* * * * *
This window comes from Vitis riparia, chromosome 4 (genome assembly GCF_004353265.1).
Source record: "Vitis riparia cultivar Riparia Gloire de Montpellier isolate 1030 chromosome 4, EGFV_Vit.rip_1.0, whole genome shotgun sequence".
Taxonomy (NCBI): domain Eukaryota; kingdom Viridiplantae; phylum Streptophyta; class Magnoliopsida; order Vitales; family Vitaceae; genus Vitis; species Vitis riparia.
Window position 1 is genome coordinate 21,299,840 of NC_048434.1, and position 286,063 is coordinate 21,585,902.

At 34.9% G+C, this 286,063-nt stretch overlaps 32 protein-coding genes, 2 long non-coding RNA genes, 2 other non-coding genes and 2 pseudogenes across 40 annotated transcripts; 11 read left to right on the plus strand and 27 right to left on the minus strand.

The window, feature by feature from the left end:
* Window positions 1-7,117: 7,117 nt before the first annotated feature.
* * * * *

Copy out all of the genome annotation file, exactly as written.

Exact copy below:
This window comes from Vitis riparia, chromosome 4 (genome assembly GCF_004353265.1).
Source record: "Vitis riparia cultivar Riparia Gloire de Montpellier isolate 1030 chromosome 4, EGFV_Vit.rip_1.0, whole genome shotgun sequence".
Taxonomy (NCBI): domain Eukaryota; kingdom Viridiplantae; phylum Streptophyta; class Magnoliopsida; order Vitales; family Vitaceae; genus Vitis; species Vitis riparia.
Window position 1 is genome coordinate 21,299,840 of NC_048434.1, and position 286,063 is coordinate 21,585,902.

At 34.9% G+C, this 286,063-nt stretch overlaps 32 protein-coding genes, 2 long non-coding RNA genes, 2 other non-coding genes and 2 pseudogenes across 40 annotated transcripts; 11 read left to right on the plus strand and 27 right to left on the minus strand.

The window, feature by feature from the left end:
* Window positions 1-7,117: 7,117 nt before the first annotated feature.